As you likely know, the staff at Black Gate has the distinct honor and pleasure to witness the passion that goes into the creative process. We get early looks at everything from books to movies, and comics to gaming. Each and every effort is the result of someone making the decision to put their imagination and creativity on display for the world to enjoy or possibly to pick apart – but in the mind of the creator, the risk is worth the reward.
Back in 2000 when I began contributing to the print version of Black Gate, I submitted a rather scathing review of a new author’s work. True, it was my opinion and to this day I stand by my comments, but I never stopped feeling bad about delivering this critical feedback in a public forum. That new author made a leap of faith sending his work to Black Gate and I feel my review disrespected the creative process.
Since that point, if I truly am not a fan of something that is sent to me, I simply do not tell you about it. And if pressed by the creator, I will share my thoughts with them privately, but never here.
So what’s the point of telling you this?
It’s a typical GCN setup of course and a way to tell you that if I write about a topic, it’s because I truly believe it’s something you need to experience for yourself. And in a rare case, that your need is more important than say, Tom Cruise’ ego or the collective commercial power of the Twilight franchise.
So with this in mind, I invite you back to last week when I reintroduced you to the wonderful, twisted world of Charles M. Kline in the form of his latest book, The 12 Frights of Christmas. At that time, I also said we’d talk about Mr. Kline again this week in the context of his short film, Frankenfriend.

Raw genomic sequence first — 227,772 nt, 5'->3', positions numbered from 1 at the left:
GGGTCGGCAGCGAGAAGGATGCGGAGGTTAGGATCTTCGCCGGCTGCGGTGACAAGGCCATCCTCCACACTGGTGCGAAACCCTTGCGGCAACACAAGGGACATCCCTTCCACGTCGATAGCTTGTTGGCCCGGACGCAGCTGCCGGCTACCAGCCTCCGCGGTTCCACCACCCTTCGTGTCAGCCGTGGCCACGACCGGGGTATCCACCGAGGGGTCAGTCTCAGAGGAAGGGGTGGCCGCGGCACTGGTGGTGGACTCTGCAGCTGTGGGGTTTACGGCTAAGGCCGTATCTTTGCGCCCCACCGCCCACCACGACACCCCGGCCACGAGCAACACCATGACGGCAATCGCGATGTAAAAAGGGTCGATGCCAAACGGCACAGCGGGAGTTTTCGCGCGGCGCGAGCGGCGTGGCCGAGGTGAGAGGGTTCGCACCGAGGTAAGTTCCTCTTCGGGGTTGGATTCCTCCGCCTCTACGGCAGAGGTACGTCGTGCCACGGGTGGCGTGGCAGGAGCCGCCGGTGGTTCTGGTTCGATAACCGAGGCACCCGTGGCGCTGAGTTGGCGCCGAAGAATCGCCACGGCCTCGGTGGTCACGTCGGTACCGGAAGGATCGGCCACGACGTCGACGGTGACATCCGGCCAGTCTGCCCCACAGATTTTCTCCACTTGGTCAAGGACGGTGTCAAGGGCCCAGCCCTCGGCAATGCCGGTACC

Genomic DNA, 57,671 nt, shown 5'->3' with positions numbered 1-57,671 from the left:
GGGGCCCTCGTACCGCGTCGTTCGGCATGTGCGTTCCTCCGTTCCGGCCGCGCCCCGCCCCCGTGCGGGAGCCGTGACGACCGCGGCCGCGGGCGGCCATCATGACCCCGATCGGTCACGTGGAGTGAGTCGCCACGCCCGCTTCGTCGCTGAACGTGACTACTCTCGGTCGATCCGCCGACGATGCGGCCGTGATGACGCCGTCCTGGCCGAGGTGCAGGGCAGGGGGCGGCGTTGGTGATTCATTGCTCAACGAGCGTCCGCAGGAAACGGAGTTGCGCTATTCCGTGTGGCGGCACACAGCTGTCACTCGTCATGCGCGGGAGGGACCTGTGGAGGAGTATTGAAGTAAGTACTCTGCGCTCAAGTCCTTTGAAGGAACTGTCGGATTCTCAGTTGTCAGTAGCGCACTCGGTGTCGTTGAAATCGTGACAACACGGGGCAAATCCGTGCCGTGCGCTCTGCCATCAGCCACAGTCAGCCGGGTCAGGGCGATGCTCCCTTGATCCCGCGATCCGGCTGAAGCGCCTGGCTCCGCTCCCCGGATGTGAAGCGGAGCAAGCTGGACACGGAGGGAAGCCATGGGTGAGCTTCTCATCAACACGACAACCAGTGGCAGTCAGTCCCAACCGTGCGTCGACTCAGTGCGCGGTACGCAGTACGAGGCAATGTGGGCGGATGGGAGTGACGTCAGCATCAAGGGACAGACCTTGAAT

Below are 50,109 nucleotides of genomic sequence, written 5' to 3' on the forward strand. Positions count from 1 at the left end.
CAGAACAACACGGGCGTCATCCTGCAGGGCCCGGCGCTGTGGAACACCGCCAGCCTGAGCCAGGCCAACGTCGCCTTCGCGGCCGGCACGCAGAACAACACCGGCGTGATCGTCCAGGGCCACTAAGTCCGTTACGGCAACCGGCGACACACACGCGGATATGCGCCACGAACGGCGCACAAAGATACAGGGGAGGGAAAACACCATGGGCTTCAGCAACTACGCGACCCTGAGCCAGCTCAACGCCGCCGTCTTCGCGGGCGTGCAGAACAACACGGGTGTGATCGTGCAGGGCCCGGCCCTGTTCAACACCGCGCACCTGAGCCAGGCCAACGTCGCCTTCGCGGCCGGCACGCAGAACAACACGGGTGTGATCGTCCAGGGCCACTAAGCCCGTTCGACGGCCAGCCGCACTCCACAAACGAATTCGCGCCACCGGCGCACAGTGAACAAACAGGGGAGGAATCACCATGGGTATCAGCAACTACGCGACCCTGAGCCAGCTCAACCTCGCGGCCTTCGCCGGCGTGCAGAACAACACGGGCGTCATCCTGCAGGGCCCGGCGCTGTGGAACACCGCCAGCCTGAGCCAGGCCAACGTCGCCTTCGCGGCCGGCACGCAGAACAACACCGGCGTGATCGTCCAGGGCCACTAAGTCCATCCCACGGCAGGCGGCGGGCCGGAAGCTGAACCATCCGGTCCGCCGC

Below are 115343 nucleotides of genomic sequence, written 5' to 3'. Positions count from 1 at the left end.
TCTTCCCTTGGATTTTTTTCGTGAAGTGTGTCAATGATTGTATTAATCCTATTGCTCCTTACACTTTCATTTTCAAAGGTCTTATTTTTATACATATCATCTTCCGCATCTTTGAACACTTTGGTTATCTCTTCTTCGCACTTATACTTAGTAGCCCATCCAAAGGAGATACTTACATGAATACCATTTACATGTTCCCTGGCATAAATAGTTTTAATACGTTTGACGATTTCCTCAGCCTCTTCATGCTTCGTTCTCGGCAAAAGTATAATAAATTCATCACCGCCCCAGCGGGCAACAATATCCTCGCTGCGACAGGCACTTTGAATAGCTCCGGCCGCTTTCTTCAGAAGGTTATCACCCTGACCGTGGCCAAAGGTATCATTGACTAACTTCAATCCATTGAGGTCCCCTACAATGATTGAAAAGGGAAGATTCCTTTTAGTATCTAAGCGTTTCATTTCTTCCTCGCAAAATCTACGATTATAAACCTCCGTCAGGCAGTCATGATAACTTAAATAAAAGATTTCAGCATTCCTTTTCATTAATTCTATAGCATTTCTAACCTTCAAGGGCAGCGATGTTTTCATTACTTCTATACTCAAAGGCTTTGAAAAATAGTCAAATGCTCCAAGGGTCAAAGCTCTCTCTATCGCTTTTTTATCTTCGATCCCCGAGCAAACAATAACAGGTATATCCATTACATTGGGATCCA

About a year ago, a colleague and friend of Kline’s contacted him about participating in something called the “Small and Creepy Film Contest.” Sponsored by the Boomtown Film and Music Festival (in Beaumont, TX), this particular contest was accepting entries for films that were four minutes or less, including credits. Each film also needed to pay homage to the creepy, offbeat style of screenwriter Caroline Thompson, best known for writing Edward Scissorhands as well as co-writing the screenplays for The Addams Family, The Nightmare Before Christmas, and The Corpse Bride. Ms. Thompson was also the contest judge.
Cast and crew of Frankenfriend
Kline went to work in his garage building set pieces and recruited five actors (four kids and one adult), a cinematographer / assistant director, a special make-up FX artist, and a production assistant / behind-the-scenes photographer and shot all the footage in one hectic day. With filming complete, Kline spent the next few days working with his editor on the final cut, and tapped a co-worker with a “radio voice” to record the voice-over narration. Since neither time, nor budget nor the local Spirit Halloween store provided Kline with the opportunity to put his hands on a Van de Graaff generator or Jacob’s Ladder Climbing Arc, he created his own crazy electric gizmo using craft foam, plastic and pre-keyed footage of a green screen electric surge he found on Youtube.
Kline submitted his 3 minute, 20 second entry entitled Frankenfriend, just under the wire for the contest deadline. Check it out for yourself…
So what happened? He took second place, to which I must cry havoc and let slip the dogs of war…
Well no, but I will confess that I think Frankenfriend is magical in an Ed Wood / Tim Burton kind of way, right down to the rhyming narration. Something tells me you and I have discovered something special in Charles (“M” for Martin) Kline.
I just wanted you to know.
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